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Agoraphobia

Volume 958: debated on Wednesday 15 November 1978

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asked the Secretary of State for Social Services how many men and how many women, respectively, in the United Kingdom he estimates suffer from agoraphobia; and how many agoraphobia sufferers he estimates have received general practitioner and hospital treatment therefor, respectively, in each of the past five years for which records are available.

Precise evidence is not available on which to base such estimates, as health service statistics do not identify agoraphobia separately. A recent research study found that about 3 per cent. of all people consulting a clinician about psychological problems suffered from a phobia as a main complaint.

asked the Secretary of State for Social Services what research has been and is being carried out into the cause, diagnosis and cure of agoraphobia; whether he will set up or provide funds for the setting up of special research projects into agoraphobia; and whether he will set up or encourage the setting up of clinics for the treatment of agoraphobia and kindred illnesses.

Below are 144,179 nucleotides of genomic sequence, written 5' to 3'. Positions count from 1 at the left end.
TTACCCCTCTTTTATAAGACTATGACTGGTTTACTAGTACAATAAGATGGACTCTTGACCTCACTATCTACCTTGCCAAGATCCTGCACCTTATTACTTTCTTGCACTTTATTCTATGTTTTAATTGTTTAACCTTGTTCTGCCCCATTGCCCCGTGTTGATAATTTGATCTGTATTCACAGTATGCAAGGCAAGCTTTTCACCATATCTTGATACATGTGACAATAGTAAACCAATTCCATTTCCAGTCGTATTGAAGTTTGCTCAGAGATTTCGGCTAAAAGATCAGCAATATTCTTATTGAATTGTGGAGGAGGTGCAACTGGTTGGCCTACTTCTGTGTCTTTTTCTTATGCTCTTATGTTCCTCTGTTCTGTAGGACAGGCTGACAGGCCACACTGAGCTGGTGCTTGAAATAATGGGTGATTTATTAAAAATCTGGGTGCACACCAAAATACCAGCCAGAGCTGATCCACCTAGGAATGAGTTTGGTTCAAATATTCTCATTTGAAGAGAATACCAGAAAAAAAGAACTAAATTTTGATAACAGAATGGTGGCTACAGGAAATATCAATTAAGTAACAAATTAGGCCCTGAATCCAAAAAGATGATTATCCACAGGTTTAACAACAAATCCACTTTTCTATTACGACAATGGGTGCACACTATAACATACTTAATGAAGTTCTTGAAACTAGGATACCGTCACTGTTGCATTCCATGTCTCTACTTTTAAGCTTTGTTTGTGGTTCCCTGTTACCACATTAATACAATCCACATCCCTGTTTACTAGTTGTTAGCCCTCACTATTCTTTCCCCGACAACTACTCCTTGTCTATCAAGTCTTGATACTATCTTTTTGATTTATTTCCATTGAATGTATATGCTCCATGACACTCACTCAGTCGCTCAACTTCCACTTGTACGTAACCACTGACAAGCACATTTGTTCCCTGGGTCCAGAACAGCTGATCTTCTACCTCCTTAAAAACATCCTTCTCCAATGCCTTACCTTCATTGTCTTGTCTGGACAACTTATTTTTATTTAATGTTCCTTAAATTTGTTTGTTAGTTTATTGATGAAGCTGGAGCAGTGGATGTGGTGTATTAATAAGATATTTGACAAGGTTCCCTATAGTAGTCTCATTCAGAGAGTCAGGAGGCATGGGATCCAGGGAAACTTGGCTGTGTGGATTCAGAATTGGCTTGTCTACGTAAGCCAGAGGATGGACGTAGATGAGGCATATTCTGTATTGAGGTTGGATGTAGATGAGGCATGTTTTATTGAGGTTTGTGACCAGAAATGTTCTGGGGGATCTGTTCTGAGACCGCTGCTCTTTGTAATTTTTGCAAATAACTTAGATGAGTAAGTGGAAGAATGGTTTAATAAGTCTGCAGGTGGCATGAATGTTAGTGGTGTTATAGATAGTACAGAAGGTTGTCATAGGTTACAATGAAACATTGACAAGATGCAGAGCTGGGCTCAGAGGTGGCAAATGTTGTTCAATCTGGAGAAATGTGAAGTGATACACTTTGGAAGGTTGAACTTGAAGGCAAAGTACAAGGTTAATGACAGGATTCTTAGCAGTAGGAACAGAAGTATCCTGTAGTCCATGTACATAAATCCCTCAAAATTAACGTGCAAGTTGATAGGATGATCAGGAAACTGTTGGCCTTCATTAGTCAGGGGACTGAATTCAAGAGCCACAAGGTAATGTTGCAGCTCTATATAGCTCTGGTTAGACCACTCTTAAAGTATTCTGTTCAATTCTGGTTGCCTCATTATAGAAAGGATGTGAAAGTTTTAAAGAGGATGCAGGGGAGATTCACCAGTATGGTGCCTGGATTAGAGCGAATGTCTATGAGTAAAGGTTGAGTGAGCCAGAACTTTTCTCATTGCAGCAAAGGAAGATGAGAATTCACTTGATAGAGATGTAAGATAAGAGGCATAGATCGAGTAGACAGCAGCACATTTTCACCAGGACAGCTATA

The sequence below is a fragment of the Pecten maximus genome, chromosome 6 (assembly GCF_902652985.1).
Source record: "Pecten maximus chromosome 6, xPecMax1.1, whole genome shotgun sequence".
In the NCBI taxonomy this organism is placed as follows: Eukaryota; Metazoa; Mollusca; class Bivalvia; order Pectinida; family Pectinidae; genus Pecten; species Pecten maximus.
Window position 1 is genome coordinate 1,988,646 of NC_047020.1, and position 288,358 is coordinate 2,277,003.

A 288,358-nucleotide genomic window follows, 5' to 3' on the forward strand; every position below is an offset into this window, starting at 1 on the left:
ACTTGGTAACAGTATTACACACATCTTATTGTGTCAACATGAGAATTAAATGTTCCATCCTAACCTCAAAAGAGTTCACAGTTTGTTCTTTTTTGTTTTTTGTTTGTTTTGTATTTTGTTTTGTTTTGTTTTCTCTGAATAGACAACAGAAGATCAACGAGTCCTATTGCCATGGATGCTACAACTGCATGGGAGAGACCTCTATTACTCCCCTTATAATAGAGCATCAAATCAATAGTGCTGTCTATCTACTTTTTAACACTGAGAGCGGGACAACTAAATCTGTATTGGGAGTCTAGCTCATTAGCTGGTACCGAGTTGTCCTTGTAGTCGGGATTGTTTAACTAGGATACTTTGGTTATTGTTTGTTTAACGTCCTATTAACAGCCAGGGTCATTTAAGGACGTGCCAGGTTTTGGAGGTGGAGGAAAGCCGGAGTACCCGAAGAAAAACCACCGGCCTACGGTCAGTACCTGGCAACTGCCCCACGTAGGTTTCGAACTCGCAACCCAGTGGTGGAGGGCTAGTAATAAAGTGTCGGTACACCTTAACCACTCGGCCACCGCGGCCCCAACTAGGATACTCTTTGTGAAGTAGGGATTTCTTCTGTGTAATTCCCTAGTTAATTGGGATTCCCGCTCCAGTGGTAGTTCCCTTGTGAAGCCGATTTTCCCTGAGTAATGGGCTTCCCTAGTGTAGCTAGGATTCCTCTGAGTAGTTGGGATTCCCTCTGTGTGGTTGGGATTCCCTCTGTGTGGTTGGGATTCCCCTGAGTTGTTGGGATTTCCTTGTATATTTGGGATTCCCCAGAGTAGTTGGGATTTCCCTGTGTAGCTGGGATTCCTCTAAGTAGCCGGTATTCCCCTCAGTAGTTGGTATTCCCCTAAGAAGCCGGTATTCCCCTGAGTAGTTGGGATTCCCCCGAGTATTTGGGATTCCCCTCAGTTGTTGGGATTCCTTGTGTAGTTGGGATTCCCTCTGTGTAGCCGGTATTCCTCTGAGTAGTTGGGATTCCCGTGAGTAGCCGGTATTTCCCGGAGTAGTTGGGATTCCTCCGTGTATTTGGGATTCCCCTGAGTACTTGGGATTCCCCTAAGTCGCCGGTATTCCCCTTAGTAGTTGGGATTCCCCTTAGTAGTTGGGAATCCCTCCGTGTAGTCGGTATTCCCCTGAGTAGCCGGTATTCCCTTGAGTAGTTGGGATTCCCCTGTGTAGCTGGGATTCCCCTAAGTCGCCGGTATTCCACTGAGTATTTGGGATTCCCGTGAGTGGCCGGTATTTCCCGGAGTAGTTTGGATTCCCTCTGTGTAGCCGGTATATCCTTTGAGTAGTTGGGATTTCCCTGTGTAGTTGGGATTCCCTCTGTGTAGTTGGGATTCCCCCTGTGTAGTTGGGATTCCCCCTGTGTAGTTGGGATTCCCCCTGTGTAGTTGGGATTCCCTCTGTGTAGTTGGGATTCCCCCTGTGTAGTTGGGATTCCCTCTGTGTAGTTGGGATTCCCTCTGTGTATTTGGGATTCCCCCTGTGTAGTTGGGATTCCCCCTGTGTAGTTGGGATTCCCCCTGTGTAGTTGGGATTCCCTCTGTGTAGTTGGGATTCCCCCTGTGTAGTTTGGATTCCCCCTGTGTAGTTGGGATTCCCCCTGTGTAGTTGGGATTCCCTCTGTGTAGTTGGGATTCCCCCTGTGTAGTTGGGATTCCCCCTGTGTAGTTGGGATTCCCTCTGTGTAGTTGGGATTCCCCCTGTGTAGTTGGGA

My Department has not funded and is not currently supporting research into specific problems of agoraphobia, but we are able and prepared to consider proposals for research related to the provision of services for psychiatric disorders, including phobias, within the Department's research programme.I understand from my right hon. Friend the Secretary of State for Education and Science that the Medical Research Council has no research grants specific to agoraphobia, but two of its programme grants, with a total value in 1977–78 of £97.000, include studies on phobia. These are:

Institute of Psychiatry (Dr. I. Marks and Dr. S. Rachman) Therapeutic studies of resistant neuroses.
University of Oxford (Professor M. Gelder), Psychological treatment of psychoneuroses.

Other relevant work is being carried out at universities and hospital medical schools, but details are not available.

Facilities for treatment of agoraphobia are available under the National Health Service, and in recent years considerable progress has been made in a number of centres in this country in developing treatments for phobic conditions. Special facilities for people suffering from agoraphobia separate from the general psychiatric services are not thought to be required.